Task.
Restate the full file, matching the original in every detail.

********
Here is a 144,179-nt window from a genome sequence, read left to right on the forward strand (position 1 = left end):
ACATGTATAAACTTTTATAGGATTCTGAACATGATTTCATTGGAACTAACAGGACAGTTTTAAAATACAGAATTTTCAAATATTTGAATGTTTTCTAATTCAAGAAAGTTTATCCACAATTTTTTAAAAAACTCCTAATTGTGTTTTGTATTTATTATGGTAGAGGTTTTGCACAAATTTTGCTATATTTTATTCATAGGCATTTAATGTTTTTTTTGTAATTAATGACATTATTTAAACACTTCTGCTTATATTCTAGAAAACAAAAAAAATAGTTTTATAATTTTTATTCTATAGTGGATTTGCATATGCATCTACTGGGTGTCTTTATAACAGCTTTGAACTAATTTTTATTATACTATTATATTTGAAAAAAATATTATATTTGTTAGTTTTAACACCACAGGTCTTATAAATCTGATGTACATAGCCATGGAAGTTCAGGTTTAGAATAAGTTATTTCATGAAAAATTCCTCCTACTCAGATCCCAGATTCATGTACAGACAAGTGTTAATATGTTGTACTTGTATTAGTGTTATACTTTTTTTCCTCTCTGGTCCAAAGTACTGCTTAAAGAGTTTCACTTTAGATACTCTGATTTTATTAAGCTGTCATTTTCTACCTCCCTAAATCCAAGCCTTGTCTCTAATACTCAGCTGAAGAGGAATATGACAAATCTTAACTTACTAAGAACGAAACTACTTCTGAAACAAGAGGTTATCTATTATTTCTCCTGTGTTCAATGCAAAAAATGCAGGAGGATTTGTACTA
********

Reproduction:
Here is a 144,179-nt window from a genome sequence, read left to right on the forward strand (position 1 = left end):
ACATGTATAAACTTTTATAGGATTCTGAACATGATTTCATTGGAACTAACAGGACAGTTTTAAAATACAGAATTTTCAAATATTTGAATGTTTTCTAATTCAAGAAAGTTTATCCACAATTTTTTAAAAAACTCCTAATTGTGTTTTGTATTTATTATGGTAGAGGTTTTGCACAAATTTTGCTATATTTTATTCATAGGCATTTAATGTTTTTTTTGTAATTAATGACATTATTTAAACACTTCTGCTTATATTCTAGAAAACAAAAAAAATAGTTTTATAATTTTTATTCTATAGTGGATTTGCATATGCATCTACTGGGTGTCTTTATAACAGCTTTGAACTAATTTTTATTATACTATTATATTTGAAAAAAATATTATATTTGTTAGTTTTAACACCACAGGTCTTATAAATCTGATGTACATAGCCATGGAAGTTCAGGTTTAGAATAAGTTATTTCATGAAAAATTCCTCCTACTCAGATCCCAGATTCATGTACAGACAAGTGTTAATATGTTGTACTTGTATTAGTGTTATACTTTTTTTCCTCTCTGGTCCAAAGTACTGCTTAAAGAGTTTCACTTTAGATACTCTGATTTTATTAAGCTGTCATTTTCTACCTCCCTAAATCCAAGCCTTGTCTCTAATACTCAGCTGAAGAGGAATATGACAAATCTTAACTTACTAAGAACGAAACTACTTCTGAAACAAGAGGTTATCTATTATTTCTCCTGTGTTCAATGCAAAAAATGCAGGAGGATTTGTACTA